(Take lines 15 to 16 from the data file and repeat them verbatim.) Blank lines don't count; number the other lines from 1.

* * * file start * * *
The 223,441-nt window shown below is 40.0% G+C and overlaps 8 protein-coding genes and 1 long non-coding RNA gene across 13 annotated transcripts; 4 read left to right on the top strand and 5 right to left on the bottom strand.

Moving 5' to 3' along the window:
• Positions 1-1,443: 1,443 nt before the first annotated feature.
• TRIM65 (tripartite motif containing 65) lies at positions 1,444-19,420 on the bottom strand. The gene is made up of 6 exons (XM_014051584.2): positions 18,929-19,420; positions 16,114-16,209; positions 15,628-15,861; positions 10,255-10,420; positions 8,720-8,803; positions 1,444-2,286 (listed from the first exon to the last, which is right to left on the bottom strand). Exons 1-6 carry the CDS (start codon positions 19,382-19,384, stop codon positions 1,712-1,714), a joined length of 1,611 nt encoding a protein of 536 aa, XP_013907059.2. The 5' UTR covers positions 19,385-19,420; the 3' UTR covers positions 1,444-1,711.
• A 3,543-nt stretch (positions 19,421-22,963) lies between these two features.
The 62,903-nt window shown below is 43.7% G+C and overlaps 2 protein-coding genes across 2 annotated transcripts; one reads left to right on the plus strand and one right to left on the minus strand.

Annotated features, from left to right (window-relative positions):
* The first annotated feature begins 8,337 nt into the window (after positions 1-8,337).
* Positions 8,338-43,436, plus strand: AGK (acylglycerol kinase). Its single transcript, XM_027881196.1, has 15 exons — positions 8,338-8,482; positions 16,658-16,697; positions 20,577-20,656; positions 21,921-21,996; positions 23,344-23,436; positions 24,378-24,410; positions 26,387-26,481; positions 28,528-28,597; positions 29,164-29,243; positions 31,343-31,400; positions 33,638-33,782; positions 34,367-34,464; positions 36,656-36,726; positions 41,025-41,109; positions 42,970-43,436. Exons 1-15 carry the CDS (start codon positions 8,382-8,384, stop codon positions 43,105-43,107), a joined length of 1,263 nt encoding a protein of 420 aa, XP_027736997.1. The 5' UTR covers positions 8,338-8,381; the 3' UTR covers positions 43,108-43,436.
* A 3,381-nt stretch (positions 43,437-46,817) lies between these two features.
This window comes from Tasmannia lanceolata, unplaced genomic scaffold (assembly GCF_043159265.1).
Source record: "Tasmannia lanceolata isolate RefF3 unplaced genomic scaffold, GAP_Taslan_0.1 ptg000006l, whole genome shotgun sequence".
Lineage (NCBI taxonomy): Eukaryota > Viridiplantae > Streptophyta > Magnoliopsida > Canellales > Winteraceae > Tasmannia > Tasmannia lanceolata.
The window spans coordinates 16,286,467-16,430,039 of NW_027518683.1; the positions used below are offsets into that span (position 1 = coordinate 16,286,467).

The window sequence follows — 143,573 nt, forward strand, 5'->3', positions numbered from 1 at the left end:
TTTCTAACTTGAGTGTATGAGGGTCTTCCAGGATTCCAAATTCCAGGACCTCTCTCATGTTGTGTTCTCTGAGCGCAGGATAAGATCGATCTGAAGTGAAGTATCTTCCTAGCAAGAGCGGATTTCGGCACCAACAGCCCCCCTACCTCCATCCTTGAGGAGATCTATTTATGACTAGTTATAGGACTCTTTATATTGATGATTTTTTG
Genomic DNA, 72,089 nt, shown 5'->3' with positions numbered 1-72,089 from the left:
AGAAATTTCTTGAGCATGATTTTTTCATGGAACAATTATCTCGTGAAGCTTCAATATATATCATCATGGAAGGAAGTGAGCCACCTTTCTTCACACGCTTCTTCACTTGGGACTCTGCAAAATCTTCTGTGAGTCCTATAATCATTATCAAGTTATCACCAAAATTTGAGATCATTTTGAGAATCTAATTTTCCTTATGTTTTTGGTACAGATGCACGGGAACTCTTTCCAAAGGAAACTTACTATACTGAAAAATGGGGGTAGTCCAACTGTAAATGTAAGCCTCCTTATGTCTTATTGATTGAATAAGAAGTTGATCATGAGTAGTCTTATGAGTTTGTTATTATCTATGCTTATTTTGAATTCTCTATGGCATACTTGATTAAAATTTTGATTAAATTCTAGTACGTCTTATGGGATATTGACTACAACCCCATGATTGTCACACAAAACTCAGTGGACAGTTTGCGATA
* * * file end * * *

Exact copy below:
The window sequence follows — 143,573 nt, forward strand, 5'->3', positions numbered from 1 at the left end:
TTTCTAACTTGAGTGTATGAGGGTCTTCCAGGATTCCAAATTCCAGGACCTCTCTCATGTTGTGTTCTCTGAGCGCAGGATAAGATCGATCTGAAGTGAAGTATCTTCCTAGCAAGAGCGGATTTCGGCACCAACAGCCCCCCTACCTCCATCCTTGAGGAGATCTATTTATGACTAGTTATAGGACTCTTTATATTGATGATTTTTTG